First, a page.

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Digital future takes shape without a key ingredient

30 November 2010

Media Statement

Digital future takes shape without a key ingredient

Today’s launch of a website promoting digital television begs the big question about what people will be able to watch on their screens in future , says Labour’s broadcasting spokesman Brendon Burns.

Broadcasting Minister Jonathan Coleman has unveiled the Going Digital campaign to promote the switch, region by region, to digital television by November 2013.

Brendon Burns says that’s a good time-frame, but the benefits of going digital need to include some free-to-air channels that still remain under a cloud.

“For months now, people in the television industry have been awaiting some announcement from Dr Coleman on the future of the non-commercial channels TVNZ 6 and 7.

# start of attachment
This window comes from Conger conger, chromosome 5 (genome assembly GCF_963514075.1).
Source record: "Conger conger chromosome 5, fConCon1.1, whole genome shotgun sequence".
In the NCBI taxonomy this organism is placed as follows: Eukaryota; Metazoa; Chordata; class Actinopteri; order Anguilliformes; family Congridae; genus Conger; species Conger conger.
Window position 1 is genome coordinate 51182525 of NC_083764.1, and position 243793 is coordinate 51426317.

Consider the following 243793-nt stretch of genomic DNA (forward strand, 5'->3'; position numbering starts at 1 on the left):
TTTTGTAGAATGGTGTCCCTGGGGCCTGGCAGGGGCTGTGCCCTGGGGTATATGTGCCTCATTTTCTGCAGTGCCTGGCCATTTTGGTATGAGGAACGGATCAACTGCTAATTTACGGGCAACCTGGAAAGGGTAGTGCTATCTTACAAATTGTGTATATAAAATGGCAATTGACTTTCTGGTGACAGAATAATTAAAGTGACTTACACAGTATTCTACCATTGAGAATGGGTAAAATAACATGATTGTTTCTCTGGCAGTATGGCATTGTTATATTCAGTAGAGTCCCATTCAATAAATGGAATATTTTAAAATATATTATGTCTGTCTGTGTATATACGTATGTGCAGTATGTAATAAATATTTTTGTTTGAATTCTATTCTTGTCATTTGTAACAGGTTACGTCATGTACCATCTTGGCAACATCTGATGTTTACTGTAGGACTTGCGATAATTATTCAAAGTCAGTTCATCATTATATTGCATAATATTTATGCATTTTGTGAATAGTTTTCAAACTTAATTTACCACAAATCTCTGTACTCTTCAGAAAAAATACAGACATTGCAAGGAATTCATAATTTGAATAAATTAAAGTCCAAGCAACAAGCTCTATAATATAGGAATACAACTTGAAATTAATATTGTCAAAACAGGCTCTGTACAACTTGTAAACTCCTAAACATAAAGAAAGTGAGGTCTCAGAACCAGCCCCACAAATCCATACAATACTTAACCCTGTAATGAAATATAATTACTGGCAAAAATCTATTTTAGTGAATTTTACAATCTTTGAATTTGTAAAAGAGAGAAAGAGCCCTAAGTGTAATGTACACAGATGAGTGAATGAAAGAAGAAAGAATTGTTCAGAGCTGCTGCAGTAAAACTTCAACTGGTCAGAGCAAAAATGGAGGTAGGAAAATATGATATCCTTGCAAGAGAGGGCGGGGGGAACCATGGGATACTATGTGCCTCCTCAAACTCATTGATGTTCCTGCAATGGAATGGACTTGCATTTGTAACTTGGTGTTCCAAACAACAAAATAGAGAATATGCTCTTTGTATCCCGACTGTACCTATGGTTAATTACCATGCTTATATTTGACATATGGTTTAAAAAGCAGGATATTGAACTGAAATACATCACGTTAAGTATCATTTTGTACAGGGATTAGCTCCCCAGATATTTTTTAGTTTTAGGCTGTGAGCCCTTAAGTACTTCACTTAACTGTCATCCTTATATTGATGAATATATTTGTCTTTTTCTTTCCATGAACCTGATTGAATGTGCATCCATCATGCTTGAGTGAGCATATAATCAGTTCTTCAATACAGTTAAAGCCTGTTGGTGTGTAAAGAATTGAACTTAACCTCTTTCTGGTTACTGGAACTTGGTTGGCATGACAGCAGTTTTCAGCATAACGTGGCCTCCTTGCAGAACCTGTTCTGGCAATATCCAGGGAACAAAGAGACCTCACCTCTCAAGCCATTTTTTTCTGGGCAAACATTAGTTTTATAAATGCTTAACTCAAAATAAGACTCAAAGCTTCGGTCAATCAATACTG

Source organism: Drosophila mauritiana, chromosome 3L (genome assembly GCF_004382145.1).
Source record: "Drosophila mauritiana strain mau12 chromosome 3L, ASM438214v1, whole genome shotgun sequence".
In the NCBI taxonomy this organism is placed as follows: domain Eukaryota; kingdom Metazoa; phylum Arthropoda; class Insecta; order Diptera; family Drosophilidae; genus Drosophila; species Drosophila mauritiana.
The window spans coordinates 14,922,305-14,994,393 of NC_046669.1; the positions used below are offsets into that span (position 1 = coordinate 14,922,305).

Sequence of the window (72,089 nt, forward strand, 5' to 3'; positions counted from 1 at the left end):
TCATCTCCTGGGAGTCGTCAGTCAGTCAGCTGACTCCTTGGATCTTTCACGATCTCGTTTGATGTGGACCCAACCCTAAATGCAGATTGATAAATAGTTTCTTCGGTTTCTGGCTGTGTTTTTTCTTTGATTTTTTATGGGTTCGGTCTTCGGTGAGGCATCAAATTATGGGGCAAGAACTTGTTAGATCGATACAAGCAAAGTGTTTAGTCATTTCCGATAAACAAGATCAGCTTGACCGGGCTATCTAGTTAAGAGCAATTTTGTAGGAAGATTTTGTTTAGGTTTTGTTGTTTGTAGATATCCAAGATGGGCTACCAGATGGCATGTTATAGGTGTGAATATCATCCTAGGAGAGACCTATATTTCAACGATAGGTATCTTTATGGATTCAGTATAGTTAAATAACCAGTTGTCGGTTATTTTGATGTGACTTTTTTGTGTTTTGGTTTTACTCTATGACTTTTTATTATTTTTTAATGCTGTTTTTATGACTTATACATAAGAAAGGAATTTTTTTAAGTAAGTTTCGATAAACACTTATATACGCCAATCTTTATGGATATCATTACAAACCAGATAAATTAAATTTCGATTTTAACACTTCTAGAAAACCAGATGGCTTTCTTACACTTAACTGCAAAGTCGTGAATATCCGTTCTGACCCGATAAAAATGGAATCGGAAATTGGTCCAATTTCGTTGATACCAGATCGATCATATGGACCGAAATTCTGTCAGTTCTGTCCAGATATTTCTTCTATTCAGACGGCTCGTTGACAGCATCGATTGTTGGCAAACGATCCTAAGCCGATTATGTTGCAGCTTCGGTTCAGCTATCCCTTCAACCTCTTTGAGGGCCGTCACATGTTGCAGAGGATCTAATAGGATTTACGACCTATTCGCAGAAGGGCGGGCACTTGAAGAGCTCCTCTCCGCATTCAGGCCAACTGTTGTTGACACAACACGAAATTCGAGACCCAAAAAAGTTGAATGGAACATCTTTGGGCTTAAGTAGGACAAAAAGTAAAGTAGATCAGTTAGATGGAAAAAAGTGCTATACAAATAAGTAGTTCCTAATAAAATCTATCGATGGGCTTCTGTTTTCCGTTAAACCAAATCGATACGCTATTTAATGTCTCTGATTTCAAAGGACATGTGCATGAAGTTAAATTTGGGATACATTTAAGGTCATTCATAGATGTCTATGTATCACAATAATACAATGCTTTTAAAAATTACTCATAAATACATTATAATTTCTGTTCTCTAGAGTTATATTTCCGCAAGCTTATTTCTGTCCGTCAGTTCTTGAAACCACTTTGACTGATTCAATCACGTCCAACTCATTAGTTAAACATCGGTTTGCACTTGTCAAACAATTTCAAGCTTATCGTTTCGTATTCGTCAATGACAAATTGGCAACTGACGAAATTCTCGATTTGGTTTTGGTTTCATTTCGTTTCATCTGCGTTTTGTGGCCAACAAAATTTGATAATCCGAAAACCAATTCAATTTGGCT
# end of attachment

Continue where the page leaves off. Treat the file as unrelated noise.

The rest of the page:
“There were big expectations that he would unveil his master plan for the future of the channels at the Spada conference earlier this month. Instead the audience listened to a very pedestrian speech.

“It seems the Broadcasting Minister is yet to come up with a proposal that the Finance Minister will accept, and that even commercialising TVNZ6, which includes 12 hours of advert-free children’s programming daily, isn’t enough for Mr English.”

Brendon Burns says TVNZ 6 and 7 are important to the future of digital television as they were two of the key components in establishing the Freeview platform as an alternative to pay TV.

“The funding for TVNZ 6 and 7 runs out in little more than a year,” Brendon Burns said. “Having a non-commercial public service broadcasting presence is important into our digital future. Otherwise it will just be a lot more channels with higher visual quality foreign-dominated programmes.

“If the Government is going to make major changes to current TVNZ channels, it should tell New Zealanders now.”


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